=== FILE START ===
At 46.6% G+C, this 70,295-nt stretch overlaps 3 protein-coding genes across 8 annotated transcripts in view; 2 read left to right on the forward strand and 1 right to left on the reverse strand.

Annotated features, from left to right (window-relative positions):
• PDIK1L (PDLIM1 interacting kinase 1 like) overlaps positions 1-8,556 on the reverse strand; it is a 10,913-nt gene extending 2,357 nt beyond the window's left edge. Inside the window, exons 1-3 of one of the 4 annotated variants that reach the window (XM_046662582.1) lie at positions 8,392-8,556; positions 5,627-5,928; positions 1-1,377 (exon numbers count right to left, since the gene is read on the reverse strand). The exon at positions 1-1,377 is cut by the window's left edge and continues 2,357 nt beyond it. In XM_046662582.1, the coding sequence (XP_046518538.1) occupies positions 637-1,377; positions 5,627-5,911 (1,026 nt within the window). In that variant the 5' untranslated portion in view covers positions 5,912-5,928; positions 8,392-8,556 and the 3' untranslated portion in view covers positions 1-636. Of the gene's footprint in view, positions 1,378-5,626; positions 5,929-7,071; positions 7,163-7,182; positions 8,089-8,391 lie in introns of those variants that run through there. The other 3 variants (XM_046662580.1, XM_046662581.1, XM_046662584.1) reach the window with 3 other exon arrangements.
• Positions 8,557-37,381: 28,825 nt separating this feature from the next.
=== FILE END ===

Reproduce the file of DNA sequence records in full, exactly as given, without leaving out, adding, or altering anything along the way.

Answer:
At 46.6% G+C, this 70,295-nt stretch overlaps 3 protein-coding genes across 8 annotated transcripts in view; 2 read left to right on the forward strand and 1 right to left on the reverse strand.

Annotated features, from left to right (window-relative positions):
• PDIK1L (PDLIM1 interacting kinase 1 like) overlaps positions 1-8,556 on the reverse strand; it is a 10,913-nt gene extending 2,357 nt beyond the window's left edge. Inside the window, exons 1-3 of one of the 4 annotated variants that reach the window (XM_046662582.1) lie at positions 8,392-8,556; positions 5,627-5,928; positions 1-1,377 (exon numbers count right to left, since the gene is read on the reverse strand). The exon at positions 1-1,377 is cut by the window's left edge and continues 2,357 nt beyond it. In XM_046662582.1, the coding sequence (XP_046518538.1) occupies positions 637-1,377; positions 5,627-5,911 (1,026 nt within the window). In that variant the 5' untranslated portion in view covers positions 5,912-5,928; positions 8,392-8,556 and the 3' untranslated portion in view covers positions 1-636. Of the gene's footprint in view, positions 1,378-5,626; positions 5,929-7,071; positions 7,163-7,182; positions 8,089-8,391 lie in introns of those variants that run through there. The other 3 variants (XM_046662580.1, XM_046662581.1, XM_046662584.1) reach the window with 3 other exon arrangements.
• Positions 8,557-37,381: 28,825 nt separating this feature from the next.